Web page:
The Root of Identity Politics
In the United States and other democratic nations, narratives on racial inequality, social justice, and other issues dominate an increasingly divisive and polarizing political culture.
As an article by the National Review reads: “Americans have grown increasingly accustomed to the view that your politics are determined by your racial, ethnic, or gender identity.”
Prevailing leftist discourses frame appropriate forms of identity politics as opposition to social phenomena, such as racism, sexism, or perceived oppression of minorities by groups considered to possess undue privileges and power.
But despite stated opposition to these things, activism and political agitation based on group identity in fact causes and encourages people to view and judge others according to their gender, color of their skin, and other politically-charged social attributes—ironically causing them to become the discriminators they rally against.
Visceral manifestations of identity politics can be witnessed in a recent spate of violent incidents where members of the far-left extremist group “Antifaschistische Aktion” (Antifa) and other radicals clashed with groups of protesters including conservative activists and small numbers of white supremacists.
Beyond race, gender, or other notions of social and political groupings, identity politics has common roots with the Marxist idea of dialectical materialism and class struggle.
Dialectical materialism is a theory for understanding all politics, history, culture, and natural phenomena as a process of continuous conflict and struggle.
As explained in a previous Epoch Times article, “the communist dialectic looks at various issues in society, identifies their polar opposites, then takes their inversions as the communist viewpoints—which it then pushes as being absolute and unquestionable.”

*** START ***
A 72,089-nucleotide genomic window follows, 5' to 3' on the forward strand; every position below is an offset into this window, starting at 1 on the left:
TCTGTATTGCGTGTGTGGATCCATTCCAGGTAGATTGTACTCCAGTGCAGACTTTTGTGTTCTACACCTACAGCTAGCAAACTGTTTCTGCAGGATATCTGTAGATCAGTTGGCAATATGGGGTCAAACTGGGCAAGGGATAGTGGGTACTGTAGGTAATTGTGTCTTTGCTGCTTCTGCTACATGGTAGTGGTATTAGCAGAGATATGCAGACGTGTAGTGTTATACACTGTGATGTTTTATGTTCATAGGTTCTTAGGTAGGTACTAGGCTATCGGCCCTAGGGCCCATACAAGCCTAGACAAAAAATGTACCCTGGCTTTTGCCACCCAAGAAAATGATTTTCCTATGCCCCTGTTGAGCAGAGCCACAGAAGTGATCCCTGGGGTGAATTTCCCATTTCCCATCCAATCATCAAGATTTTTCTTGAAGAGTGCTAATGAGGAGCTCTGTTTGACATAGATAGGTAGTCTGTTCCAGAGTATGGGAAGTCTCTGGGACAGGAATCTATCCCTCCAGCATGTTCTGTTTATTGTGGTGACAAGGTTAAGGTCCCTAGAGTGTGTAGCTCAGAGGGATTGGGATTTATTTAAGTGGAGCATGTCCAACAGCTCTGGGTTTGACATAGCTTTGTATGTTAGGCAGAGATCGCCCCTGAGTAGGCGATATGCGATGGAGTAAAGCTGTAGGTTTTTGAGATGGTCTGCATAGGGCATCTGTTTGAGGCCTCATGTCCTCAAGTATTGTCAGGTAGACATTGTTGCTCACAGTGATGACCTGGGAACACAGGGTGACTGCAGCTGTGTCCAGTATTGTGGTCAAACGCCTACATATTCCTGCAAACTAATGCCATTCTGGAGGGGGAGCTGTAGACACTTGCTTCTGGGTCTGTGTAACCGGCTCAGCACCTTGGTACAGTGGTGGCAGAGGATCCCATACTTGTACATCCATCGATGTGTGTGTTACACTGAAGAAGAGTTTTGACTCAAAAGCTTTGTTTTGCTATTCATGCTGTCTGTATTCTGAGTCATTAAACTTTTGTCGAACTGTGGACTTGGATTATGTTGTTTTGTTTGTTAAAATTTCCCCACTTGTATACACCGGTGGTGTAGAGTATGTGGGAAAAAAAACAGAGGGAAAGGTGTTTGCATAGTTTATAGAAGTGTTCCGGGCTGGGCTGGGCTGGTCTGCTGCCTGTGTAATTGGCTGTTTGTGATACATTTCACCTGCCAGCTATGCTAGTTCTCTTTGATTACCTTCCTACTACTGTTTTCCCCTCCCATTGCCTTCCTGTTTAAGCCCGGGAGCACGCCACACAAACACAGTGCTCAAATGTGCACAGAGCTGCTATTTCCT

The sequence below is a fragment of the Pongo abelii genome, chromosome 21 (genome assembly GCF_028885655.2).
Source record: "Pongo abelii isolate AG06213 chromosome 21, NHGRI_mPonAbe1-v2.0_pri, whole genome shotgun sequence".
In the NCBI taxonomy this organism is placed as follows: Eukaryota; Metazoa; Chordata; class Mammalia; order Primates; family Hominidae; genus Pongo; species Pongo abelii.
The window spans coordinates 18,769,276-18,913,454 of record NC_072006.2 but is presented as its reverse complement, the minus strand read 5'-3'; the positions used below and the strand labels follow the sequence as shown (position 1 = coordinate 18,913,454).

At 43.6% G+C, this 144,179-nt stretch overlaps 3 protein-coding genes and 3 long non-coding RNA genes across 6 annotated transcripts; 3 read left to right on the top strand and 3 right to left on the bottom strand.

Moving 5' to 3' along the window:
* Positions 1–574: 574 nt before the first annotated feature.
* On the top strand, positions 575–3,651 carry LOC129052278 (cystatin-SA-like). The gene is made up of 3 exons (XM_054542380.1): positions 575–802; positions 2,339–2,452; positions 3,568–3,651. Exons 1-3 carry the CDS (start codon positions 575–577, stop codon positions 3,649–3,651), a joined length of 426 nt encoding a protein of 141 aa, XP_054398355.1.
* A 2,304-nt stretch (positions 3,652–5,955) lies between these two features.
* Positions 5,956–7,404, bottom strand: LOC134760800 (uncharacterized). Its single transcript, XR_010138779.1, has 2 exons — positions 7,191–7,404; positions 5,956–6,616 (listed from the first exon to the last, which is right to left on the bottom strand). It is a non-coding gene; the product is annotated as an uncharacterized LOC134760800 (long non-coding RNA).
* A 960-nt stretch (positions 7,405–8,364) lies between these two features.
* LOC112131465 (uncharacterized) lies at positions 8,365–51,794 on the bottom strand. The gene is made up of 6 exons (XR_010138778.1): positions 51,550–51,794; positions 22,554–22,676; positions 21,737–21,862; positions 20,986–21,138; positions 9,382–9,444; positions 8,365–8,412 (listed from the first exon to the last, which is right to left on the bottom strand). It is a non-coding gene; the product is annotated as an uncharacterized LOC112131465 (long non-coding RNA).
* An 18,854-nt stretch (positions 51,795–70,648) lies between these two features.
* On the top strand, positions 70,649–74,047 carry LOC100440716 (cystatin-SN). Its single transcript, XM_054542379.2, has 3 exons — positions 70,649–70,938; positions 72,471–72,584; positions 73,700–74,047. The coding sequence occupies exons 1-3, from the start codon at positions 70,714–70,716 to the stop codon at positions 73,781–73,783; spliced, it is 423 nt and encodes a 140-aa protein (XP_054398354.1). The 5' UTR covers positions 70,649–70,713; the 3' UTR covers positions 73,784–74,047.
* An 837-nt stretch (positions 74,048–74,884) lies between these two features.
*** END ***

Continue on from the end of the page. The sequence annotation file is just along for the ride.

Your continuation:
Communist leaders such as Vladimir Lenin and Mao Zedong relied heavily on this theory to seize political power and establish the world’s two most murderous regimes, the Soviet and Chinese Communist Parties. These movements utilized resentment present among the working class and were catalyzed by the trauma of their host nations’ military defeats.
After coming to power, the Soviet and Chinese communists launched campaigns against classes of people accused of being oppressors, such as landlords, “rich” peasants, the nobility, and clergy. Tens of millions of people were killed as a result of these identity politics.
In Nazi Germany, Adolf Hitler used identity politics to paint Jews, eastern Europeans, and other ethnic and religious groups as inherently conflicting with the prosperity and survival of the German nation and the Aryan race.
‘Exclude the Middle’
By equating individuals with their race or social group, academics and activists who engage in identity politics make ideologically colored and extremism-prone judgements about their moral character, actions, and intentions.
While neither communism nor Nazism was capable of taking root in mainstream American society, the socialist Frankfurt School of sociology rose to prominence in the postwar U.S. academic community.
The concept of “critical theory” pioneered by scholars of the Frankfurt School expanded the economic-centered dogma of classical Marxism to include provisions for looking for and exacerbating contradictions across all facets of society and the human experience.
In his work “Dialectics and Logic” Marxist theoretician Georgi Valentinovich Plekhanov held that the communist dialectic follows the three laws of identity, contradiction, and to “exclude the middle.”
Decades after the Frankfurt School began their transformative work, the willful lack of nuance in contemporary U.S. political discourse and activism is all too apparent. In the 2016 U.S. presidential election, Democratic Party candidate Hillary Clinton typecast supporters of her rival, Donald Trump, as “deplorables;” criticism of Trump before and after his victory was characterized by violent political riots and obscenity-laced slogans.
For the identity-oriented political activist, Trump, his administration, and his supporters have been slapped with political labels of racism, sexism, and others. By conflating their political opponents with such absolute moral negatives, groups like Antifa and their supporters have been manipulated to see violent and uncivil forms of politics—as the totalitarians of the past demonstrated—an ethical and political obligation.
Traditional wisdom as embodied in the teachings of ancient sages like Jesus, Confucius, and Shakyamuni calls for a middle path on the way to moral elevation. Throwing out this heritage, identity politics and the communist dialectic that inspired it are harbingers of struggle and disharmony.